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Fig. 3

FE model in simulating the embedded line in a vertical plane

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Fig. 4

Comparison of the tension at the attachment point: (a) μ = 0.3 (su = 10 kPa) and (b) μ = 0.3 (su = 5 + 1.5z kPa)

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Fig. 5

Comparison of the reverse catenary shape: (a) μ = 0.3 (su = 10 kPa) and (b) μ = 0.3 (su = 5 + 1.5z kPa)

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Fig. 6

FE model in simulating the embedded line in a 3D space

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Fig. 7

3D profile and tension transmitting properties of the embedded anchor line: (a) 3D profile, (b) projection on the x–y plane, and (c) tension at the attachment point

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Fig. 8

Probe test to verify the construction of submerged line

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Fig. 9

Probe test results for the submerged line (case 2): (a) movement direction, (b) drag angle at the shackle, (c) trajectory, and (d) drag force at the shackle

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Fig. 10

Installation procedure of GIAs

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Fig. 11

Penetration responses for OMNI-Max anchors: (a) comparative results and (b) effect of hydrodynamic drag

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Fig. 12

Penetration responses for torpedo anchors: (a) finless torpedo anchor and (b) four-fins torpedo anchor

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Fig. 13

Soil flow mechanism and penetration rate effects: (a) soil flow mechanism, (b) variation of undrained shear strength, and (c) strain rate and strain softening effects

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Fig. 14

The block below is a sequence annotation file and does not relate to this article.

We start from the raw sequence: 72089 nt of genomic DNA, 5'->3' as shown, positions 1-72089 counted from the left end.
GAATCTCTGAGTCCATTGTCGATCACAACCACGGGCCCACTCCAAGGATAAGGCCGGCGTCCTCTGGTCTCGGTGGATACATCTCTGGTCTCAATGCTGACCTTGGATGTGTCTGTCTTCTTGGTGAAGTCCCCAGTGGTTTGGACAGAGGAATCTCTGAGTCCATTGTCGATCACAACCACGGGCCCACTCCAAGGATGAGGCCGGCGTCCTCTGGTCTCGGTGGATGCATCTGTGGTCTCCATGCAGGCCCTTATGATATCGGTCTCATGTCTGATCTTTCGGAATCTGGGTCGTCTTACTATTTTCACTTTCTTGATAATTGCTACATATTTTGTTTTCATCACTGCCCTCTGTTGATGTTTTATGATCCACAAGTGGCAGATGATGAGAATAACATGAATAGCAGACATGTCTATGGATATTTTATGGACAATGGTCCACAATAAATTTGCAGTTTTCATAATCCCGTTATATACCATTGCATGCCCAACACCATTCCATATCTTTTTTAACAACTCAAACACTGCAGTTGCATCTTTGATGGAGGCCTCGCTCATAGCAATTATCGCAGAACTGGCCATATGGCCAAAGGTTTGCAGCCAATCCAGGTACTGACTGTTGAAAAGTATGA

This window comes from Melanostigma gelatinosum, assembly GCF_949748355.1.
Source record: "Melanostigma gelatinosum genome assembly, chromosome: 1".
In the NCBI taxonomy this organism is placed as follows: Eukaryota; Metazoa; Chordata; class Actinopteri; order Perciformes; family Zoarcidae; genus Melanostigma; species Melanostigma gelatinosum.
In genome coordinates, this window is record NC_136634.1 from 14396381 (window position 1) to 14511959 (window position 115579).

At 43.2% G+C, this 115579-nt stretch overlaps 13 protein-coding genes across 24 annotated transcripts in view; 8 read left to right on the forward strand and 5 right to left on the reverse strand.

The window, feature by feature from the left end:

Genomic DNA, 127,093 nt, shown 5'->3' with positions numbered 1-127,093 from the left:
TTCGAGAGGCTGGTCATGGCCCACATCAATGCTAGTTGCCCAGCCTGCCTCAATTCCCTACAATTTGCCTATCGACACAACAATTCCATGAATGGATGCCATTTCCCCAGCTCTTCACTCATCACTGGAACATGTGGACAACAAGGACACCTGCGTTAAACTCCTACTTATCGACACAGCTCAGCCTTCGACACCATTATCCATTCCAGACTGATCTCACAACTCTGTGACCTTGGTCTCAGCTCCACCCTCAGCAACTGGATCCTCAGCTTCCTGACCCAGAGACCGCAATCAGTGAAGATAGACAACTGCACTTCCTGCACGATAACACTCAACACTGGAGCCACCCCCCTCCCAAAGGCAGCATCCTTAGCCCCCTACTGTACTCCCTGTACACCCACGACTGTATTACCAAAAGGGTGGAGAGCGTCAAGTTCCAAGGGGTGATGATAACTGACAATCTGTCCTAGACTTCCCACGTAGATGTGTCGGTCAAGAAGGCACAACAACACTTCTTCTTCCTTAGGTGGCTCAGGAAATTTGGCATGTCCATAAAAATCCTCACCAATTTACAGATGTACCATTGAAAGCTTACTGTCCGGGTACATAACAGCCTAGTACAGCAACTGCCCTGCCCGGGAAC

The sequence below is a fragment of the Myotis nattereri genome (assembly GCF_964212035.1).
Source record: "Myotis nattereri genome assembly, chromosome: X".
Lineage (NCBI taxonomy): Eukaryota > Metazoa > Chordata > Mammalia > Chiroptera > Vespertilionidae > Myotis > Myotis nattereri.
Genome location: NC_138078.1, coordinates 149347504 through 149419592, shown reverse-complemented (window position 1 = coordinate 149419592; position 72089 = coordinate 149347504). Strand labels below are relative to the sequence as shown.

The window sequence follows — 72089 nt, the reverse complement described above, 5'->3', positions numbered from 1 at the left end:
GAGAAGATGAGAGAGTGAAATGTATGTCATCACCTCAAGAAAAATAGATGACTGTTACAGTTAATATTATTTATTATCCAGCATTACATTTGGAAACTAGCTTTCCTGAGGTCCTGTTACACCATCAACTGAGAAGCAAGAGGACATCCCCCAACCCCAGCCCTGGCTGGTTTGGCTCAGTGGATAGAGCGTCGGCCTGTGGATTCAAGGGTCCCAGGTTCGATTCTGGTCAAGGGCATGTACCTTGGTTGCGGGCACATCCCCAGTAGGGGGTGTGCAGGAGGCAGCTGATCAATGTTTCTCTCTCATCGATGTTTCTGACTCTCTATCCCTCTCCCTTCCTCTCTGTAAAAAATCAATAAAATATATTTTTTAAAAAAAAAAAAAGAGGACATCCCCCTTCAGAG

FE analysis setup: (a) installation of drag anchors, (b) keying of SEPLAs, and (c) keying and diving of OMNI-Max anchors

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Fig. 15

Responses of drag anchor installation (μ = 0.1): (a) anchor trajectory and profile of the embedded line, (b) comparison with Murff et al. [33] (trajectory), and (c) comparison with Murff et al. [33] (shackle load)

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Fig. 16

Keying of SEPLAs: (a) orientation-embedment loss relationship (θ = 90 deg), (b) load–displacement relationship (θ = 90 deg), and (c) orientation-embedment loss relationship (θ = 60 deg)

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Fig. 17

Responses of OMNI-Max anchors: (a) trajectory, (b) shackle load, and (c) profile of the embedded mooring line (v = 2 m/s)

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Fig. 18

Construction and verification of the omni-directional arm: (a) OMNI-Max anchor [36], (b) anchor model, and (c) hypothetical FE test

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Fig. 19

Responses of the OMNI-Max anchor with omni-directional arm: (a) response of the fluke and (b) response of the shackle